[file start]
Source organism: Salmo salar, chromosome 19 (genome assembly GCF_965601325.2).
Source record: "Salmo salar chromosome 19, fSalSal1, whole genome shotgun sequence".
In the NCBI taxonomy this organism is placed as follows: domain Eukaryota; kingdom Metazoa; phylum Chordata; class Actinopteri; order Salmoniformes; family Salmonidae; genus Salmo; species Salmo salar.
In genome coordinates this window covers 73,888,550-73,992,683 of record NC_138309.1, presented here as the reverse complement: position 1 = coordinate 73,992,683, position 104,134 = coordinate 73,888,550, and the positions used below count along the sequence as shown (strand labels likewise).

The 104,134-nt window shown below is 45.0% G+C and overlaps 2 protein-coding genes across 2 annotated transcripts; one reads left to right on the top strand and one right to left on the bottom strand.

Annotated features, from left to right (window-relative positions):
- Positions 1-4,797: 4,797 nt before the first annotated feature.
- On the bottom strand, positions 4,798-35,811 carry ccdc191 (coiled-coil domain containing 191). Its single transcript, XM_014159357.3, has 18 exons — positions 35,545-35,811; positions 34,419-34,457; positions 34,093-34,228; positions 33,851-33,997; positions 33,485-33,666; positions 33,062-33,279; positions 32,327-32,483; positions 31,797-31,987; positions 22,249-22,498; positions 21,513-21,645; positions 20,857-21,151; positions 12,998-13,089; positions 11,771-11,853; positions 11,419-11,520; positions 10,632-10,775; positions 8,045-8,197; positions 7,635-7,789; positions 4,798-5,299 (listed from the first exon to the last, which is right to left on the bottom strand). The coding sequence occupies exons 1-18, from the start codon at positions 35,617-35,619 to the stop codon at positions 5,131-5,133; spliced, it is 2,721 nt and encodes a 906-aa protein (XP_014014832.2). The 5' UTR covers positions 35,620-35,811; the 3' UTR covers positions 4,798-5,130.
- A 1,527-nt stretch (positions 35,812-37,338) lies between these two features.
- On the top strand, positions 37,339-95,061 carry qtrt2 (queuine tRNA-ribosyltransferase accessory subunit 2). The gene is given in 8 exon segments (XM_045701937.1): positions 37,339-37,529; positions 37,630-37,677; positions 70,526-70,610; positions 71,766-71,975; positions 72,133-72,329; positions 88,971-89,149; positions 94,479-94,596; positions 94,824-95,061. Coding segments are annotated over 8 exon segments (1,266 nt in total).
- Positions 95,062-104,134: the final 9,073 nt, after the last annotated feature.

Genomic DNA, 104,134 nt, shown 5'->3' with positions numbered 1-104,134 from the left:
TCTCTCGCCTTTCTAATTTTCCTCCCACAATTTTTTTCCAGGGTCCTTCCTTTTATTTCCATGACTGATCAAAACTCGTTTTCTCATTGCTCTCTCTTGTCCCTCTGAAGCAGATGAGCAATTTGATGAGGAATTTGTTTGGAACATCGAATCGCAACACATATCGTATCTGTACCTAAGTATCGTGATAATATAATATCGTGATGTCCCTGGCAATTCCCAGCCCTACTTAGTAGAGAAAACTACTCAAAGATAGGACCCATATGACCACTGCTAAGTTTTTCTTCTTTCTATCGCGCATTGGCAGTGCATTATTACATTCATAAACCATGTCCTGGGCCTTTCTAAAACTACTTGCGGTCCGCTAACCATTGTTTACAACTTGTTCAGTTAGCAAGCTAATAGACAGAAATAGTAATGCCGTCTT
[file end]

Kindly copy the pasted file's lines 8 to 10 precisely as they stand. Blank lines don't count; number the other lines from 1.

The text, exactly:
- On the bottom strand, positions 4,798-35,811 carry ccdc191 (coiled-coil domain containing 191). Its single transcript, XM_014159357.3, has 18 exons — positions 35,545-35,811; positions 34,419-34,457; positions 34,093-34,228; positions 33,851-33,997; positions 33,485-33,666; positions 33,062-33,279; positions 32,327-32,483; positions 31,797-31,987; positions 22,249-22,498; positions 21,513-21,645; positions 20,857-21,151; positions 12,998-13,089; positions 11,771-11,853; positions 11,419-11,520; positions 10,632-10,775; positions 8,045-8,197; positions 7,635-7,789; positions 4,798-5,299 (listed from the first exon to the last, which is right to left on the bottom strand). The coding sequence occupies exons 1-18, from the start codon at positions 35,617-35,619 to the stop codon at positions 5,131-5,133; spliced, it is 2,721 nt and encodes a 906-aa protein (XP_014014832.2). The 5' UTR covers positions 35,620-35,811; the 3' UTR covers positions 4,798-5,130.
- A 1,527-nt stretch (positions 35,812-37,338) lies between these two features.
- On the top strand, positions 37,339-95,061 carry qtrt2 (queuine tRNA-ribosyltransferase accessory subunit 2). The gene is given in 8 exon segments (XM_045701937.1): positions 37,339-37,529; positions 37,630-37,677; positions 70,526-70,610; positions 71,766-71,975; positions 72,133-72,329; positions 88,971-89,149; positions 94,479-94,596; positions 94,824-95,061. Coding segments are annotated over 8 exon segments (1,266 nt in total).